38 Transport Layer 3-38 TCP: retransmission scenarios X cumulative ACK Host B Host A Seq=92, 8 bytes of data ACK=100 Seq=120, 15 bytes of data timeout Seq=100, 20 bytes of data ACK=120

39 Transport Layer 3-39 TCP ACK generation [RFC 1122, RFC 2581] event at receiver arrival of in-order segment with expected seq #. All data up to expected seq # already ACKed arrival of in-order segment with expected seq #. One other segment has ACK pending arrival of out-of-order segment higher-than-expect seq. #. Gap detected arrival of segment that partially or completely fills gap TCP receiver action delayed ACK. Wait up to 500ms for next segment. If no next segment, send ACK immediately send single cumulative ACK, ACKing both in-order segments immediately send duplicate ACK, indicating seq. # of next expected byte immediate send ACK, provided that segment starts at lower end of gap

40 Transport Layer 3-40 TCP fast retransmit  time-out period often relatively long:  long delay before resending lost packet  detect lost segments via duplicate ACKs.  sender often sends many segments back- to-back  if segment is lost, there will likely be many duplicate ACKs. if sender receives 3 ACKs for same data (“triple duplicate ACKs”), resend unacked segment with smallest seq #  likely that unacked segment lost, so don’t wait for timeout TCP fast retransmit (“triple duplicate ACKs”),

41 Transport Layer 3-41 X fast retransmit after sender receipt of triple duplicate ACK Host B Host A Seq=92, 8 bytes of data ACK=100 timeout ACK=100 TCP fast retransmit Seq=100, 20 bytes of data

42 Transport Layer 3-42 Chapter 3 outline 3.1 transport-layer services 3.2 multiplexing and demultiplexing 3.3 connectionless transport: UDP 3.4 principles of reliable data transfer 3.5 connection-oriented transport: TCP  segment structure  reliable data transfer  flow control  connection management 3.6 principles of congestion control 3.7 TCP congestion control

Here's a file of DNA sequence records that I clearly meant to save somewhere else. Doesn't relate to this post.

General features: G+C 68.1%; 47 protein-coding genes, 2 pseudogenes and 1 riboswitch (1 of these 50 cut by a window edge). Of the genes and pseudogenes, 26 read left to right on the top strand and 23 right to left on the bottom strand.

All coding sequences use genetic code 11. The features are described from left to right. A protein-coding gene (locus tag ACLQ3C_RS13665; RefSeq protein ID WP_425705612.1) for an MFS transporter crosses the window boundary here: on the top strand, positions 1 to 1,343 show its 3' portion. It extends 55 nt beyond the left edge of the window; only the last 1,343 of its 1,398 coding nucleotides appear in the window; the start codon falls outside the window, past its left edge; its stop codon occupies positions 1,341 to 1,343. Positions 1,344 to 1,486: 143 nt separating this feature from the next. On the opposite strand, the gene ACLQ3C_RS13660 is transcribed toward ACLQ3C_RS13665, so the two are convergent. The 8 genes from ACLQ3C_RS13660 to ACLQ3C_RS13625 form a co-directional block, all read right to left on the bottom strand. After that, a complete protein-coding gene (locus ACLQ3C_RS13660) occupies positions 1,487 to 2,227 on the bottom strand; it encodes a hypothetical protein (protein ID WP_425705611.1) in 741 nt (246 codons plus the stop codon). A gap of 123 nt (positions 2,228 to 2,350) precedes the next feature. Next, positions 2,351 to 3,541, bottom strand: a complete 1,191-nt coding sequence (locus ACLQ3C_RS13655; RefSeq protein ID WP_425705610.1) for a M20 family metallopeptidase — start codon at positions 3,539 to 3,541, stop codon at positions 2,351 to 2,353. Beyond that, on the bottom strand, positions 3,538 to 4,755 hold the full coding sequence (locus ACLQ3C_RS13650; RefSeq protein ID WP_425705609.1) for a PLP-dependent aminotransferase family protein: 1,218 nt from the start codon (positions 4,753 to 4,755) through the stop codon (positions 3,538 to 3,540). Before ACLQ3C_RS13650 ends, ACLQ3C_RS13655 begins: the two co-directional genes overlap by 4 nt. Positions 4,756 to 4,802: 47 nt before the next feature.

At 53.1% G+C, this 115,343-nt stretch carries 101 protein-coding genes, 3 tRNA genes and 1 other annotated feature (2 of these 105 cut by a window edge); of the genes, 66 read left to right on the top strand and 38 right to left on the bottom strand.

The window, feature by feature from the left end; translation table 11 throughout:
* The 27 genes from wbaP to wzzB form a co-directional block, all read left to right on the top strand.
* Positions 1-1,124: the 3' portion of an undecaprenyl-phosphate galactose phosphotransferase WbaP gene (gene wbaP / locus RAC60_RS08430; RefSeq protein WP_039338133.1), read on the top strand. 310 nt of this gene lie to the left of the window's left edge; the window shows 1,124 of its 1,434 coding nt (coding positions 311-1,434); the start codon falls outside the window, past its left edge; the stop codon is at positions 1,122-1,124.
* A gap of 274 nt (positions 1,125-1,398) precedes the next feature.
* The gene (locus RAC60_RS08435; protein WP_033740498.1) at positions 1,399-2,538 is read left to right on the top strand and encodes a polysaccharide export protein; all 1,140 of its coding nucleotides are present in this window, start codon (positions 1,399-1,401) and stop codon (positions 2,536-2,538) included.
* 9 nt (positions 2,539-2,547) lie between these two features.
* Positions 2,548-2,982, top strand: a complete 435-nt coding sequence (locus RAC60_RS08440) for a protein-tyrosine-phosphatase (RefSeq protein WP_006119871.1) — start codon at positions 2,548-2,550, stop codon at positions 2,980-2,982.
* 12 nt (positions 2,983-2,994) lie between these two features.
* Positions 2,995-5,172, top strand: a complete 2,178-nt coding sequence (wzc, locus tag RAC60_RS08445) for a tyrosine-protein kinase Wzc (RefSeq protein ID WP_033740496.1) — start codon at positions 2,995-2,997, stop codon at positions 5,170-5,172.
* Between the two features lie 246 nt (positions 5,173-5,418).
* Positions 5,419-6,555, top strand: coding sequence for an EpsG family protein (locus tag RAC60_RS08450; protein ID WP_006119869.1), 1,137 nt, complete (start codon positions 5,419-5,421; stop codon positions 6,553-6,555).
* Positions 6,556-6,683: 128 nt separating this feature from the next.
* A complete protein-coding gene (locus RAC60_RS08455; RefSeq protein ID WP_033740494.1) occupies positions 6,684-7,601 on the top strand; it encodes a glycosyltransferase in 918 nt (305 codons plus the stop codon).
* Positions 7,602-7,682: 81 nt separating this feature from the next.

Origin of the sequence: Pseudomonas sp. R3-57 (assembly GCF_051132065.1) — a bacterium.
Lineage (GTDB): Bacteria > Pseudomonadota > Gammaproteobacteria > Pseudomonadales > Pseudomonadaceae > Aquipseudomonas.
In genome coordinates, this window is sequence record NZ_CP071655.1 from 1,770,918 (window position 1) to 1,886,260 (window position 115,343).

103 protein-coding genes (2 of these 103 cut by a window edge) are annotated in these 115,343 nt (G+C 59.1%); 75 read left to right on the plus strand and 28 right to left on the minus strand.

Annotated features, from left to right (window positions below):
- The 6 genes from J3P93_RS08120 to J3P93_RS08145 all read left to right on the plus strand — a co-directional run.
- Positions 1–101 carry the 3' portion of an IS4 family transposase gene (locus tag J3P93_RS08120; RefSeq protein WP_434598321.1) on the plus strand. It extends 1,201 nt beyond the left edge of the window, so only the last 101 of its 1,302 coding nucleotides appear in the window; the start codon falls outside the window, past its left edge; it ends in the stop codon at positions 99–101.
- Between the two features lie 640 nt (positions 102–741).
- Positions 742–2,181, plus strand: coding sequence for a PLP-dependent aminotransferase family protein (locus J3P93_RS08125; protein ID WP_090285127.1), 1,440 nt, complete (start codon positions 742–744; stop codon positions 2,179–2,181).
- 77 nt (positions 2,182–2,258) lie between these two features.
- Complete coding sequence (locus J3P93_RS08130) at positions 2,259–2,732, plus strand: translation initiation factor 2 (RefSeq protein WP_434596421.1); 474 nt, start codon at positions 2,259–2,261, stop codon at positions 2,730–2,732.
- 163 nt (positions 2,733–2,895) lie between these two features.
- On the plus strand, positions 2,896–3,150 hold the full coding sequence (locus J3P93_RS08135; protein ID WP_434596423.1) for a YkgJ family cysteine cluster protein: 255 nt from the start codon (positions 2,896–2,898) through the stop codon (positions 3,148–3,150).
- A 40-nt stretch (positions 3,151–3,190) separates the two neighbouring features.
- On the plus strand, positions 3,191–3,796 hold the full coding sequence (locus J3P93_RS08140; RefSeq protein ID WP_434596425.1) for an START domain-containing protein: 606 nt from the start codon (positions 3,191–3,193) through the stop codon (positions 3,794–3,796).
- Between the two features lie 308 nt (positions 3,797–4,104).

43 Transport Layer 3-43 TCP flow control application process TCP socket receiver buffers TCP code IP code application OS receiver protocol stack application may remove data from TCP socket buffers …. … slower than TCP receiver is delivering (sender is sending) from sender receiver controls sender, so sender won’t overflow receiver’s buffer by transmitting too much, too fast flow control

44 Transport Layer 3-44 TCP flow control buffered data free buffer space rwnd RcvBuffer TCP segment payloads to application process  receiver “advertises” free buffer space by including rwnd value in TCP header of receiver-to-sender segments  RcvBuffer size set via socket options (typical default is 4096 bytes)  many operating systems autoadjust RcvBuffer  sender limits amount of unacked (“in-flight”) data to receiver’s rwnd value  guarantees receive buffer will not overflow receiver-side buffering

45 Transport Layer 3-45 Chapter 3 outline 3.1 transport-layer services 3.2 multiplexing and demultiplexing 3.3 connectionless transport: UDP 3.4 principles of reliable data transfer 3.5 connection-oriented transport: TCP  segment structure  reliable data transfer  flow control  connection management 3.6 principles of congestion control 3.7 TCP congestion control